For that matter, my experience with the U.K. prize changed entirely my own view of modern fiction in the English language. Reading the shortlisted books year after year, I came to appreciate that among them were works in no way inferior to the “classics” from the 19th century and early 20th century that I had read in secondary school. Just to name a few of the Booker winners that attracted my great admiration during my time in the milieu, I direct attention to Disgrace by J.M. Coetzee (1999), Blind Assassin by Margaret Atwood (2000) and Life of Pi byYann Martel (2002). I had little doubt that a couple of them are works of genius. Whether they become “classics” only time will tell.
The decision of Sir Michael in 1992 to set up a Russian Booker Prize also had a logic to it that I heard from him and his associates but do not see anywhere today on the internet. Booker plc had business dealings with Russia (Soviet Union) going back decades relating to tinned salmon caught and produced there, distributed in the UK by Booker. So the country was on the corporation’s map. But it was also in the consciousness of Sir Michael, the intellectual, who was known to have great admiration for the Russian literary traditions going back to Dostoevsky, Gogol and Pushkin. Watching the devastation of the Russian economy and the hardship that all of Russian culture was undergoing, Sir Michael and his team decided to lend a helping hand to Russian authors by setting up a Booker prize competition in Moscow.
I did not see very much of Sir Michael in the months following my appointment as chairman of the Russian Booker in December 1998 to his death in March 1999. But I did see his team of prize administrators who were an impressive lot and who spoke very well of the founder. For that reason, I was pleased to pay tribute to him for his generosity of spirit towards Russian literature by proposing that a bronze bust be sculpted in Russia and donated to the UK. The bust was duly executed by a very talented and today very prominent sculptor, Gyorgy Frangulian. It is now on display in one of the colleges of Oxford University.
The Russian Booker Prize that I took over in December 1998 had little in common with the original other than the name and worthy ambitions. The impartiality and professional excellence of the administration and jury were questionable. The advisory committee choosing the jury was very conservative and, I would say, small-minded. They tended to choose juries in their own image. However, the biggest problems were not on our side but lay in the deplorable state of Russian publishing. As I recall, almost all of the novels presented for the prize competition had been published in Russia’s “fat” literary journals, not as self-standing books from a commercial publishing house. Then there was the near absence of authors delivering quality fiction. The field was demoralized by the economic chaos in the country and depleted. The few authors who were exciting, even scandalous, were not recognized by our conservative juries. I think in particular of Victor Pelevin and Vladimir Sorokin.
Russians had been writing a great deal over the preceding decade that began with Glasnost under Mikhail Gorbachev. But they were writing and reading non-fiction. What little fiction was published tended to be in the genre described not very sympathetically as чернуха, which one dictionary describes as “a gloomy genre of Russian horror, everything negative in everyday life (e.g. cruelty, poverty, violence).” Needless to say, this is not a genre which sells many books. Otherwise, the most popular fiction of the time was the series around detective Fandorin written by the author Boris Akunin. Fine literature was hard to find. Accordingly it was a great task to identify enough published novels for the Long List to appear presentable.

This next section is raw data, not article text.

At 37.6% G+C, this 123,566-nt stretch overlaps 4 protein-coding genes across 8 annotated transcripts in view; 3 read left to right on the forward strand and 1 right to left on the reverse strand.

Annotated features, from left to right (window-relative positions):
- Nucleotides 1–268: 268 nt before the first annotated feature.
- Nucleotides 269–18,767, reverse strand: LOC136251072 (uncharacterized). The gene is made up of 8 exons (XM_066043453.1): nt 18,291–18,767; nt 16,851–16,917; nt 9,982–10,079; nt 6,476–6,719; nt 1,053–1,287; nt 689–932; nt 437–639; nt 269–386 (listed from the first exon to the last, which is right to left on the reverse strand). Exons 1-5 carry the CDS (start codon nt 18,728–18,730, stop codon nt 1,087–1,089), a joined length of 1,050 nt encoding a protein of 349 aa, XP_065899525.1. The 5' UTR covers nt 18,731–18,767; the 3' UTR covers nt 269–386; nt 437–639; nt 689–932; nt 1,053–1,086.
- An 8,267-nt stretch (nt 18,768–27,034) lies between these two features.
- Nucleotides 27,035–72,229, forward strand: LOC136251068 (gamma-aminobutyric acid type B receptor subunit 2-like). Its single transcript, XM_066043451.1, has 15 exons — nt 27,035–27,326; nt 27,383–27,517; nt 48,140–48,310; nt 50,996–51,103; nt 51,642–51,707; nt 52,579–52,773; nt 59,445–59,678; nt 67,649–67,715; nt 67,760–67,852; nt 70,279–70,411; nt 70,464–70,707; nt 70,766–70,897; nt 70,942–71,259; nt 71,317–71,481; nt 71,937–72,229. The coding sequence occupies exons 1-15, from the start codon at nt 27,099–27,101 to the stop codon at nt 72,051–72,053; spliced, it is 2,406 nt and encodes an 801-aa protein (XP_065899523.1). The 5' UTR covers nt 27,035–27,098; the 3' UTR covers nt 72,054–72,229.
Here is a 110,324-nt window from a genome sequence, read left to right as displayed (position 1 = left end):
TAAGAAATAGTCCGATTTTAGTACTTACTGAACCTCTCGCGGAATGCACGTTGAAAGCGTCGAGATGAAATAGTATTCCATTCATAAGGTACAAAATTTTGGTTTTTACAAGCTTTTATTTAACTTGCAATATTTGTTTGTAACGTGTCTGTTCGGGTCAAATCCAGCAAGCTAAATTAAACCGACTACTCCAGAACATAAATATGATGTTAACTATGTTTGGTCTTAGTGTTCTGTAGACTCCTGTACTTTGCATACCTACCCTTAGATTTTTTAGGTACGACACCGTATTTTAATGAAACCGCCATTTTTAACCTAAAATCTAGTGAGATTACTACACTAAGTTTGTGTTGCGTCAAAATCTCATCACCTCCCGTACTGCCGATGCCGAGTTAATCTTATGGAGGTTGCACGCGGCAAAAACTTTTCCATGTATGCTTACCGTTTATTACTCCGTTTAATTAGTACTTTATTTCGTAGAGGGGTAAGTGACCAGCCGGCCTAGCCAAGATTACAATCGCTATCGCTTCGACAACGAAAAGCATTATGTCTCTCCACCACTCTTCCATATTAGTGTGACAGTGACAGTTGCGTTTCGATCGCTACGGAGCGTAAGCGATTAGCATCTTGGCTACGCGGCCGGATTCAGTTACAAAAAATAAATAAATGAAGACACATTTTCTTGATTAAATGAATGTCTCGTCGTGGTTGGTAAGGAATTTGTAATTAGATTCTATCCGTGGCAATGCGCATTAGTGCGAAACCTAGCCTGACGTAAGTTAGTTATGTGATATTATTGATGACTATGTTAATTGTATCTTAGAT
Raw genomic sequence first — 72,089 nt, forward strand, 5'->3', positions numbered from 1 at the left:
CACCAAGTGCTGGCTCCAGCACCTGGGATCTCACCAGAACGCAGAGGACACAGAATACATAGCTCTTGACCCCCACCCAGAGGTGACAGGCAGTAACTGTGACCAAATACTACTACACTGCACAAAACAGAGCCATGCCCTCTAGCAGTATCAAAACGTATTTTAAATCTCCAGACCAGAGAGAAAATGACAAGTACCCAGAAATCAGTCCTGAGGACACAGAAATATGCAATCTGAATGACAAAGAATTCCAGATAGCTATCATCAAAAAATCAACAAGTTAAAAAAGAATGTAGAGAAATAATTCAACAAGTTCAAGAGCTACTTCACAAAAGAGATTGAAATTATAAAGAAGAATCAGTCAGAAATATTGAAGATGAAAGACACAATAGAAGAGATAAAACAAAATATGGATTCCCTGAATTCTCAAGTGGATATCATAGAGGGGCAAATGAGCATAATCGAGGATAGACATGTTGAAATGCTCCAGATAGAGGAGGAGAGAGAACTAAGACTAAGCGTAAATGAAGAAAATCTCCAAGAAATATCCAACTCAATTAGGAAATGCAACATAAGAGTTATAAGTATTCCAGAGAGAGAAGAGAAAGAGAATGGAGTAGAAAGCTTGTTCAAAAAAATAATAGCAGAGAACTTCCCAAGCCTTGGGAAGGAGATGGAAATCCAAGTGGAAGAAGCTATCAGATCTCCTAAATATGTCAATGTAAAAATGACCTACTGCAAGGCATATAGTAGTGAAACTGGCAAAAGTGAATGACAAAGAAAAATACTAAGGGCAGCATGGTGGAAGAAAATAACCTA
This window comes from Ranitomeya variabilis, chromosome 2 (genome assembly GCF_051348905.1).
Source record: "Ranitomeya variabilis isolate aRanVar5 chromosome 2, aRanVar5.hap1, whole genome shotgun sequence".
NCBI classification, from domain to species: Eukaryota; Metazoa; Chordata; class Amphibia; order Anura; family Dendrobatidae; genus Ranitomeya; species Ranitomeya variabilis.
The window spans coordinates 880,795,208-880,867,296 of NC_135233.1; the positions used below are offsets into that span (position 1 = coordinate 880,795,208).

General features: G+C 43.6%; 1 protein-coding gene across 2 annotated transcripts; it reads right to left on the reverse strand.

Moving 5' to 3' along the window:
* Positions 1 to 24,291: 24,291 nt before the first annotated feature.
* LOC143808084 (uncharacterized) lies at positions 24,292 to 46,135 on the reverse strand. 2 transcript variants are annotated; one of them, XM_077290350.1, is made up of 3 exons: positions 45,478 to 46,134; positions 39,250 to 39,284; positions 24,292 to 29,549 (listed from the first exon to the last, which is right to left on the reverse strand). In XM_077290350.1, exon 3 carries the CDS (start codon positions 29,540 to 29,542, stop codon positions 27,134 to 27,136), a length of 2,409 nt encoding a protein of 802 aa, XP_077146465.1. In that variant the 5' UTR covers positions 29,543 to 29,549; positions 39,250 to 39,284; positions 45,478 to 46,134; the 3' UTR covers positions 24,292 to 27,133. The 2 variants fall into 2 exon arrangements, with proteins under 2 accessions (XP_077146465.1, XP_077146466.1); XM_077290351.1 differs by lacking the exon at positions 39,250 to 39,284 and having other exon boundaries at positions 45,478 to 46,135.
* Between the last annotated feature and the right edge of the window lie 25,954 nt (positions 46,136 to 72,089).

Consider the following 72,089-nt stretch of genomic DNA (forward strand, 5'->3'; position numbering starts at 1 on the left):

Meanwhile, book distribution was in a parlous state. Books which were being sold in the capitals never made it out to the country at large, not even to the cities with populations over one million.
The first Russian Booker winner under my chairmanship was a case that fits perfectly the situation described above, Strange Letters by Alexander Morozov. The author had just published a novel written thirty years previous but which had remained in his desk drawer all that time because it was a scathing critique of Soviet domestic life.
Over the next several years, the Russian Booker was more successful in identifying currently active serious authors. In my second year, 2000, the jury recognized as winner Mikhail Shishkin, then as now living in Switzerland, for his novel The Taking of Izmail [Взятие Измаила]. The work was truly a credit to the national literature.
In my third year, 2001, I had the pleasure of presenting the award to Ludmilla Ulitskaya for her socially engaged work The Kukotsky Case. A photo of the two of us on the dais proudly hangs on the wall of my Brussels home office. Ulitskaya now lives in Israel, has many friends and admirers in the USA, and visits Russia often. Her winning did more credit to the Prize than added luster to her name.
I tried hard to raise the excitement surrounding the Russian Booker by inviting onto the jury well known and loved personalities from the Russian arts. Over the years these included the actor Sergei Yurski, cinematographer Valery Todorovsky,as well as the director of the Helikon Opera in Moscow and Dmitry Bertman.
To the advisory committee I brought the former dissident and satirical novelist Vladimir Voinovich, who was then living in Germany, and Yuri Belyavsky, editor-in-chief of the influential Kultura weekly newspaper. Belyavsky was the one who put us together with our next sponsors, the Open Russia Foundation of Khodorkovsky, thus providing for financial continuity at a crucial moment. We knew him from Larisa’s publishing some of her music and theater reviews in his paper. I also saw to it that a prominent librarian from one of the larger provincial cities was added to the advisory committee.
Within our budgetary constraints we staged glamorous, socially significant awards dinners in the grand ballroom of the Metropole Hotel in Moscow, inviting in well-known and popular performers, like Bolshoi tenor Nikolai Baskov, and featuring live music by high quality chamber orchestras. We successfully attracted media to our events. To be sure, there was no live television coverage as in England, but we won time on the evening news broadcasts and in the print media.